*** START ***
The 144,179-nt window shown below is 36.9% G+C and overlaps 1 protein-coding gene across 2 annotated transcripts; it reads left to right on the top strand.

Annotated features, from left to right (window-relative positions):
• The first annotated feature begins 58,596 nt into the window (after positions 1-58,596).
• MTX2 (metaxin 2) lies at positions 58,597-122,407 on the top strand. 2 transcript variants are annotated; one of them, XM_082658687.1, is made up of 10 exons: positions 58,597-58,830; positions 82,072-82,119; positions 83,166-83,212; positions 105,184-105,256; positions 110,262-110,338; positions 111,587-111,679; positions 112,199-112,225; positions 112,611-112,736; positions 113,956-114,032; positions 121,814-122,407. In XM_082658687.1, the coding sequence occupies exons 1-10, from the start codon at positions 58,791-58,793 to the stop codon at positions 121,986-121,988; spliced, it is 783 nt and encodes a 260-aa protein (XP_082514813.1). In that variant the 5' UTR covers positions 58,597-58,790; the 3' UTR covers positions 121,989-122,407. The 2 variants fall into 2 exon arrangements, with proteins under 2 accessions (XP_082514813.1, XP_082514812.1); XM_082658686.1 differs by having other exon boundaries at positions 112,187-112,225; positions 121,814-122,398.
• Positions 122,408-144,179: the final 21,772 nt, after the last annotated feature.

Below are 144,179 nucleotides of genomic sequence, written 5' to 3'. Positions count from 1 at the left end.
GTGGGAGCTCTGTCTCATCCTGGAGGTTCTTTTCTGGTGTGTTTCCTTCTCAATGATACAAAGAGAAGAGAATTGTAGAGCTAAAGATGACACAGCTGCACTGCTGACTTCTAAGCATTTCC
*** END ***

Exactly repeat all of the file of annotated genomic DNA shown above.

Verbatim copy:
The 144,179-nt window shown below is 36.9% G+C and overlaps 1 protein-coding gene across 2 annotated transcripts; it reads left to right on the top strand.

Annotated features, from left to right (window-relative positions):
• The first annotated feature begins 58,596 nt into the window (after positions 1-58,596).
• MTX2 (metaxin 2) lies at positions 58,597-122,407 on the top strand. 2 transcript variants are annotated; one of them, XM_082658687.1, is made up of 10 exons: positions 58,597-58,830; positions 82,072-82,119; positions 83,166-83,212; positions 105,184-105,256; positions 110,262-110,338; positions 111,587-111,679; positions 112,199-112,225; positions 112,611-112,736; positions 113,956-114,032; positions 121,814-122,407. In XM_082658687.1, the coding sequence occupies exons 1-10, from the start codon at positions 58,791-58,793 to the stop codon at positions 121,986-121,988; spliced, it is 783 nt and encodes a 260-aa protein (XP_082514813.1). In that variant the 5' UTR covers positions 58,597-58,790; the 3' UTR covers positions 121,989-122,407. The 2 variants fall into 2 exon arrangements, with proteins under 2 accessions (XP_082514813.1, XP_082514812.1); XM_082658686.1 differs by having other exon boundaries at positions 112,187-112,225; positions 121,814-122,398.
• Positions 122,408-144,179: the final 21,772 nt, after the last annotated feature.

Below are 144,179 nucleotides of genomic sequence, written 5' to 3'. Positions count from 1 at the left end.
GTGGGAGCTCTGTCTCATCCTGGAGGTTCTTTTCTGGTGTGTTTCCTTCTCAATGATACAAAGAGAAGAGAATTGTAGAGCTAAAGATGACACAGCTGCACTGCTGACTTCTAAGCATTTCC